The Shalom of God

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March 5, 2018

Howard R. Macy observes in the introduction to the newest edition of The Shalom of God that when he composed the first edition back in 1972, “The protracted war in Viet Nam stood at the heart of the social struggles.... The war embodied the hubris and deceit of power, the wanton use of force, injustices local and international, and much more. Words and images of ‘peace’ proliferated in varied and often deceptive ways. The people of the United States were sharply divided but clamoring for the war to end.”

Now, more than 40 years later, Howard writes that he is “saddened to find my country embroiled in similar folly, still mired in a protracted war in Afghanistan. It, too, is a war that embodies the hubris and deceit of power, the wanton use of force, injustices local and international, and much more. Yet I am encouraged by the breadth and creativity of peacemakers at work in this and many other concerns. Mostly I am more confident than ever of the shalom of God, ‘the gospel of peace.’ God will never give up on mending a shattered world. Nor will I.”

In the first of four sections, Howard observes, “The world hungers for peace. People have more than an appetite for peace; they are starved for peace. No doubt this points to a universal, timeless hope.... Quakers have shared this hunger and have acted for peace from their first generation.”

George Fox witnessed to this reality when he wrote in 1661, “Our principle is, and our Practice have always been, to seek peace and ensue it and to follow after righteousness and the knowledge of God, seeking the good and welfare and doing that which tends to the peace of all.”

But in a world of conflict, of tension, and of suffering – what does this mean for us as Friends of Jesus? How are we to be bearers of love and makers of peace?

In his study of the word shalom, Howard makes four suggestions: 

  1. Working for justice is working for peace – “Instead of seeking merely the absence of rockets, bombs, body counts, and collateral damage, let us seek wholeness and harmony—a harmony where justice and truth reign. Where the poor are not oppressed. Where humans do not destroy God’s world. Where all can be united in God.”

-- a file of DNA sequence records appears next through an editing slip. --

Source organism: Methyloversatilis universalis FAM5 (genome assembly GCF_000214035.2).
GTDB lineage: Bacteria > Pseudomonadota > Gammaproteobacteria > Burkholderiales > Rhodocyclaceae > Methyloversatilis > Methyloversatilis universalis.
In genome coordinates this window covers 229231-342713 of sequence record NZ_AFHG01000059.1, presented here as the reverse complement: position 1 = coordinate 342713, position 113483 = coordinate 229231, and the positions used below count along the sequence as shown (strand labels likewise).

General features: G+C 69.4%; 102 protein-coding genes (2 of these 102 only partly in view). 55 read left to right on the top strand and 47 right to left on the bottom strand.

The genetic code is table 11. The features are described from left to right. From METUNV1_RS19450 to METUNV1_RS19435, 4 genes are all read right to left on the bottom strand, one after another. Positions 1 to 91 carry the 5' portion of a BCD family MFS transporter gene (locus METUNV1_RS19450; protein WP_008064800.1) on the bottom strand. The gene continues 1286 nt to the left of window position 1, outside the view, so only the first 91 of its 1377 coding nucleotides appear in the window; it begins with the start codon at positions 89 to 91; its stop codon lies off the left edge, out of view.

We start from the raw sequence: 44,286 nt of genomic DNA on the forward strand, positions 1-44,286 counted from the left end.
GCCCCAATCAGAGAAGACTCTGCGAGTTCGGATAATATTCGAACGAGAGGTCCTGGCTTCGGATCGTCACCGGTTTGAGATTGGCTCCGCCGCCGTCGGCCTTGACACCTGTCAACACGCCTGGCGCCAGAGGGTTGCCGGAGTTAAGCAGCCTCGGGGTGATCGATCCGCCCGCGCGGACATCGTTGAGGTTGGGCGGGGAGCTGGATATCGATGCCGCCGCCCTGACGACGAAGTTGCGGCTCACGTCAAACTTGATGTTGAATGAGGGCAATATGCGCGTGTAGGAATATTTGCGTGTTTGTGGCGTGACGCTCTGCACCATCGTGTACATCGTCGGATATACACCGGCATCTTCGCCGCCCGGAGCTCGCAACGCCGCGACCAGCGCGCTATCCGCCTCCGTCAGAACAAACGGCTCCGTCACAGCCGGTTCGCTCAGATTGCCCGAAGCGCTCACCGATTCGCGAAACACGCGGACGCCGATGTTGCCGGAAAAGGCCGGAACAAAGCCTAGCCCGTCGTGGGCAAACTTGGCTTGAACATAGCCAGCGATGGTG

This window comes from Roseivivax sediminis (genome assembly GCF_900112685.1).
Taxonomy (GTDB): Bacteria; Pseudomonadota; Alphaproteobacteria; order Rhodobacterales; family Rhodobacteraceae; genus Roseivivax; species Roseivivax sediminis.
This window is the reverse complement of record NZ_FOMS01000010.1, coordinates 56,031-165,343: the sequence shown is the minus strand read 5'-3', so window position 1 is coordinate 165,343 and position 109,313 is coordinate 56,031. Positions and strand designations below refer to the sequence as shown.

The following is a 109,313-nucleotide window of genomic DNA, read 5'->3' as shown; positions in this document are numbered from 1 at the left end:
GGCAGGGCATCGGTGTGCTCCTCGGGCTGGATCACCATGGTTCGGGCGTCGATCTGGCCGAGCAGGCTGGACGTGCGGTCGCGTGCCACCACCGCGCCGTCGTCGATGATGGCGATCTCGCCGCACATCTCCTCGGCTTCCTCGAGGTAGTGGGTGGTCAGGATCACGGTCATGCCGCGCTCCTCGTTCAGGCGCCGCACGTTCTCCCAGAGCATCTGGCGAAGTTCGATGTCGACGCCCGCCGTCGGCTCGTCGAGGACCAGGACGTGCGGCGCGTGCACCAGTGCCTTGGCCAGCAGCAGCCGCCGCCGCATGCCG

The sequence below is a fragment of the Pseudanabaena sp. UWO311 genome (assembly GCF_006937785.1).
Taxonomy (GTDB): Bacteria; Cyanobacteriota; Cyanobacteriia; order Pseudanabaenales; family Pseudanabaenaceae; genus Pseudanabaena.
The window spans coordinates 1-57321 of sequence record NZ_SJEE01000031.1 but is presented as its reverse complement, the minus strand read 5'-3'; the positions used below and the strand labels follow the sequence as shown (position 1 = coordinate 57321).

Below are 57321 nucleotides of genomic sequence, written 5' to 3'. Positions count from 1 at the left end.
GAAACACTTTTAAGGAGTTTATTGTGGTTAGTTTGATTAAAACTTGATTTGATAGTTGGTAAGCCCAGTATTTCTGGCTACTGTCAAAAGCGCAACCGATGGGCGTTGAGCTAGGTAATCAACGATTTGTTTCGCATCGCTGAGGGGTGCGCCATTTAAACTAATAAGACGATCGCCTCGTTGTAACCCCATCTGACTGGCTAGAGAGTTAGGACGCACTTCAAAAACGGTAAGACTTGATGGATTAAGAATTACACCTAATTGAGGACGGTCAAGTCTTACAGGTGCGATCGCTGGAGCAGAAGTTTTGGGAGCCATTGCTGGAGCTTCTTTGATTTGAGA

2. Accomplishing peace must be built on obedience to God – “As Friend T. Canby Jones said, ‘Holy obedience is doing God’s will before our own.’ This is a far cry from the appeal to do your own thing. Shalom in our lives comes not from struggling to have our own way, but from our active loyalty to God’s way.”
  3. To know Jesus is to know peace – “In the Old Testament the phrase ‘Yahweh is shalom,’ [and] here we find Paul saying Christ is the peace between us. Christ is destroying hostility and creating a new humanity. We note, too, that peace is restored through the cross.”
  4. Peace is a journey and a process (even when we don’t see results) – “It’s also important that we actively pursue making shalom, even when the task seems discouraging. We are not called to complete the project; we are called to be faithful and obedient.”
Howard’s pamphlet has four sections with discussion questions for each, making it a useful resource for any group interested in reading, discussing, and exploring The Shalom of God together. The ebook is available through Amazon now, and we’ll have printed pamphlets available on our website and at our office next week.

Thank you,
Eric Muhr

P.S. In this tenuous year of transition, Barclay Press must raise $25,000 in order to remain a going concern. So far this year, we’ve received $7,190 in donations and $2,370 in pledges, getting us 38 percent of the way to where we need to be by the end of the year. Thank you for your continuing prayer, for your words of encouragement, and for your support!


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